The following blog is a journey along an imaginary urban design / architectural project and for best understanding, reading in chronological order is recommended.

Saturday, 30 August 2008

Origins and Development - The making of Govan

Key events:
Govan originated as a fishing and agricultural community based upon an ecclesiastical settlement.
The River Clyde was narrow then, and only small boats carrying salmon, herring, timber, salt and grain could navigate it.
1147: Govan was established as a Christian Parish being a prebend to Glasgow Cathedral.
1759: the Clyde Navigation Act received Royal Assent to straighten and deepen the river.
1839: a handloom weaving and silk mill was employing 340 people.
1830-1870: new shipyards were laid out.
1857: the Clyde was a busy centre for shipbuilding.
1864: Govan was granted Burgh Status by Sheriff of Lanarkshire in recognition of its importance as a commercial and industrial centre.
1867: the first chain-driven vehicle ferry linked both banks of Clyde carrying 80 people, 3 loaded carts or 3 wagons and by 1897, 12 vessels serviced up and down the Clyde from Glasgow to Whiteinch.
Mid C.19th: Glasgow pioneered shipbuilding by using steam as a new source of power.
1869: Linthouse Estate along with mansion was demolished to make way for new shipyards.
1872: schools were now founded by the state for all children aged 5-13.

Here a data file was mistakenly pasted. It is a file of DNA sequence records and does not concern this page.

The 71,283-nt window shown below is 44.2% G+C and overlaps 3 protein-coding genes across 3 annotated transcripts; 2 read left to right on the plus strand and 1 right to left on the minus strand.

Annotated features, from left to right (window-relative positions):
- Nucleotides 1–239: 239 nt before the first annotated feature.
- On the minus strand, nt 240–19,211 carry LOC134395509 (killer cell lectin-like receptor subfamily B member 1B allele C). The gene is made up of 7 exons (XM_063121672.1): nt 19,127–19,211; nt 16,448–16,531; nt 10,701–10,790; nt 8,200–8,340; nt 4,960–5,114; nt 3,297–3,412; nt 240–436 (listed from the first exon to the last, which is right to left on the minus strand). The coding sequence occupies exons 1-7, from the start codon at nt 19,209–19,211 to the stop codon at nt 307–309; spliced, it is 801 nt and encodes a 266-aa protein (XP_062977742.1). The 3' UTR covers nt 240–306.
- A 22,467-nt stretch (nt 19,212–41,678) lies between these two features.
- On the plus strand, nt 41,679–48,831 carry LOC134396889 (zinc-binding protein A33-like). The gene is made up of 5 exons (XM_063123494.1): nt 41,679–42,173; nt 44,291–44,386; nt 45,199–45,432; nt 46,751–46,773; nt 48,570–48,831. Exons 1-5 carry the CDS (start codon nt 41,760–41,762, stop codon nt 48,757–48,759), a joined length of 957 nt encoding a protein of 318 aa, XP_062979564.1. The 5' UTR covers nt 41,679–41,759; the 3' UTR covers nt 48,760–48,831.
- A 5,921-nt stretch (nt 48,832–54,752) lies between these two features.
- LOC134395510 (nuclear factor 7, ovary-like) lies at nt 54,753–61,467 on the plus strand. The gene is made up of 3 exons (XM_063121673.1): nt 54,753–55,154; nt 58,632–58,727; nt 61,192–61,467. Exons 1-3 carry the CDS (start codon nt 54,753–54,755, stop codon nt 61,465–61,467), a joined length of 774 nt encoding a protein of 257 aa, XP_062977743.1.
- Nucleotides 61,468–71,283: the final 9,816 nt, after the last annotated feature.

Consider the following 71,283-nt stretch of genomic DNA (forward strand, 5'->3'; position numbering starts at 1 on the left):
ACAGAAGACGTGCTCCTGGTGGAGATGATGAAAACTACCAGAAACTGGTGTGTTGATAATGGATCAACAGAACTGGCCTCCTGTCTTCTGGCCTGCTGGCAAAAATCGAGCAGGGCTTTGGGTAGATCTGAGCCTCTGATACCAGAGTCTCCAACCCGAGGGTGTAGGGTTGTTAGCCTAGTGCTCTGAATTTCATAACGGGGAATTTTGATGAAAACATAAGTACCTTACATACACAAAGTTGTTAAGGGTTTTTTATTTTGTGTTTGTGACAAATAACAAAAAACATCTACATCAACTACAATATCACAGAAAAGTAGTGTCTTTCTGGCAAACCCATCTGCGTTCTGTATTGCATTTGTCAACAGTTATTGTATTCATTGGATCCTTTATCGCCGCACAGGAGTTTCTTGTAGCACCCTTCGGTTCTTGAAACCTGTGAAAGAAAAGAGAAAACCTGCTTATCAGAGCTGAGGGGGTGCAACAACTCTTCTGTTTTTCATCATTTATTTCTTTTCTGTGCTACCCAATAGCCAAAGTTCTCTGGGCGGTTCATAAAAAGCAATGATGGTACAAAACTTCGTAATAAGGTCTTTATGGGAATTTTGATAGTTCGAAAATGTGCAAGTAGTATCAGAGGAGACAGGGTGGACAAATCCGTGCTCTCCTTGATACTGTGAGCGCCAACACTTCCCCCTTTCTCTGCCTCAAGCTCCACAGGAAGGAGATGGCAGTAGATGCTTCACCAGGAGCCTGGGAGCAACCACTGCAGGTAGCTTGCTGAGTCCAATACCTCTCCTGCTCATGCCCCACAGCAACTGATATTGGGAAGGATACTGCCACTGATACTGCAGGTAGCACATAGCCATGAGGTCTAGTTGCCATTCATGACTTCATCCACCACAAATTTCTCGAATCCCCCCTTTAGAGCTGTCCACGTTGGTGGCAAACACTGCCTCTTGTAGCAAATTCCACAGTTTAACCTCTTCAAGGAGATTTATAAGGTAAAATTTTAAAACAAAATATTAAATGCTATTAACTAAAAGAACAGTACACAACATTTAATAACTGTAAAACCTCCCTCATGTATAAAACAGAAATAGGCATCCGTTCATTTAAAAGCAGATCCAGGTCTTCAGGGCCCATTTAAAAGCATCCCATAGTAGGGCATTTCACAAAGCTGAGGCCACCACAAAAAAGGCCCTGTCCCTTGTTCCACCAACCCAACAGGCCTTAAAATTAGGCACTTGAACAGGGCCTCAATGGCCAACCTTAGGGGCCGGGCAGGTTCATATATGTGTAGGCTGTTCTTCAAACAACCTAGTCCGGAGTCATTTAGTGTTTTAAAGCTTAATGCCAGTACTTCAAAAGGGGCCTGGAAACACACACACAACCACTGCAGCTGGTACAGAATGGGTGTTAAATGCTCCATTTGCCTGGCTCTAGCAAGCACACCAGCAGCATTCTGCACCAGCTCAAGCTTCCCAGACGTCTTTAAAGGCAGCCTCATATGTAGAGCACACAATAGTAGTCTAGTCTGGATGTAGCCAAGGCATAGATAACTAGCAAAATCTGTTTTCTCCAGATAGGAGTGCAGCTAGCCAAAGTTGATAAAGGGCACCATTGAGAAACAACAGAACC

1873: Rangers Football Club was founded.
1885: Elder Park is given to the people of Govan as a gift.
1888: Scottish Co-operative Wholesale Society at Shieldhall. This complex became the largest enterprise in Europe between the 2 World Wars as 7000 people worked there in 100 different trades making just about anything. The Luma Factory building is all that remains.
Many people immigrated to Govan from Ireland, the Highlands and Lowlands of Scotland looking for work in the new industries. Many brought their own cultures with new shops, pubs and churches.
1906: Pearce Institute is given to the people of Govan as a gift.
1945: areas of Glasgow were to be redeveloped. Victorian tenements were to be demolished and replaced with new housing and buildings. The scheme for Govan covered 383acres. A total of 7833 out of a total 9340 in this area were demolished. In the following 20 years, £38 million was to be spent in Govan, building 7 nursery schools, 5 primary schools, 82 acres of new housing and 367,000 sq. ft. of new industrial floor space.
Shipbuilding was the major industry in Govan until the 1960’s. Since then, the industry has been in decline due to Global Competition
1960’s: the motorway was built ploughing its way through outskirts of Govan.

Health Issues:
1871: 44% of households lived in one room accommodation. They had poor diets and conditions were overcrowded. Disease and early deaths were common.
1864-1898: a local report stated that measles alone accounted for 1200 child deaths.
1870-1900: nearly a third of all children in Govan died before their 5th birthday.
1903: Govan’s 1st hospital was built at Merryflats and is now known as the Southern General.

Population Growth & Decline:
1793: a local report calculated Govan’s population as 224 families.
1864: the population of Govan was 9000
1870-1873: the Burgh grew from 14,000 to 28,000. A decade later the population rose from 46,000 to 58,000
1903: Govan rivalled nearby town Paisley at 91,000 (Paisley's industry was the cotton mills and is well known for it's 'Paisley Pattern')
1999: the population of Govan is 24,239 and declining.

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